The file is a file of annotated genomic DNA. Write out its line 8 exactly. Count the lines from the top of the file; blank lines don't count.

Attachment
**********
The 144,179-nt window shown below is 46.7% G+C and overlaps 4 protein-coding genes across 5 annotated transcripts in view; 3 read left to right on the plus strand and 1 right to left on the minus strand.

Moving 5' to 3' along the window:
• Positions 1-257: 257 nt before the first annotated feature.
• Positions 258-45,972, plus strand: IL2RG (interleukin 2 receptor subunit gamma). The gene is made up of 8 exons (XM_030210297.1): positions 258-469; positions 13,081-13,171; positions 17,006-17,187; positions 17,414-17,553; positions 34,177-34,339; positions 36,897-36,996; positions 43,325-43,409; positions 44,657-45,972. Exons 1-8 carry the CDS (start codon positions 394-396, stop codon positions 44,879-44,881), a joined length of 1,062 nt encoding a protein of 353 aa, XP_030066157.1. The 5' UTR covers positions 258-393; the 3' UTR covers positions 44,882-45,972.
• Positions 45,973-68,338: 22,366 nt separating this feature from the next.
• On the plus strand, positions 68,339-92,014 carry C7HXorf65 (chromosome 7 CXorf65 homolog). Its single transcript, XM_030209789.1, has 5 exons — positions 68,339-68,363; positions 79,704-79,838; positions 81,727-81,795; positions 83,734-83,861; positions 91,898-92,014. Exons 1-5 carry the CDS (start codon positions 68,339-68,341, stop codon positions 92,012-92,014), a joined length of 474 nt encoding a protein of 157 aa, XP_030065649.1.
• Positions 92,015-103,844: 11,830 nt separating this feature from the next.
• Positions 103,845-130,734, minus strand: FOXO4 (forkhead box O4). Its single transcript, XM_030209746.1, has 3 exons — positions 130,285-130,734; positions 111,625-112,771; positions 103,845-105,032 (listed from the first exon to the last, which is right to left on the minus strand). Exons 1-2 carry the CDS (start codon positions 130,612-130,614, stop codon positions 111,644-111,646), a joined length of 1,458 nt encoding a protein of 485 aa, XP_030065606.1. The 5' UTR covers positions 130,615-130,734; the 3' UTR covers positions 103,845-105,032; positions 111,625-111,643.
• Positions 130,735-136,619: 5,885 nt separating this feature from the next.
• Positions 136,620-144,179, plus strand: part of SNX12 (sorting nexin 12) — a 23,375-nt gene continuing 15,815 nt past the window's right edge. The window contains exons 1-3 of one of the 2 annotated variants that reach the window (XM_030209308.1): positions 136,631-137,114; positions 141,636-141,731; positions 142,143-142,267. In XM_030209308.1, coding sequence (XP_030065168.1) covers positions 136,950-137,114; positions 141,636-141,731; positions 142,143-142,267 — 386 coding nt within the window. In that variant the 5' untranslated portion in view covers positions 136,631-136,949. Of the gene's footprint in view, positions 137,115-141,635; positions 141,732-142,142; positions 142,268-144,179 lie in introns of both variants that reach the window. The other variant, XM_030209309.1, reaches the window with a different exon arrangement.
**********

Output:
• Positions 103,845-130,734, minus strand: FOXO4 (forkhead box O4). Its single transcript, XM_030209746.1, has 3 exons — positions 130,285-130,734; positions 111,625-112,771; positions 103,845-105,032 (listed from the first exon to the last, which is right to left on the minus strand). Exons 1-2 carry the CDS (start codon positions 130,612-130,614, stop codon positions 111,644-111,646), a joined length of 1,458 nt encoding a protein of 485 aa, XP_030065606.1. The 5' UTR covers positions 130,615-130,734; the 3' UTR covers positions 103,845-105,032; positions 111,625-111,643.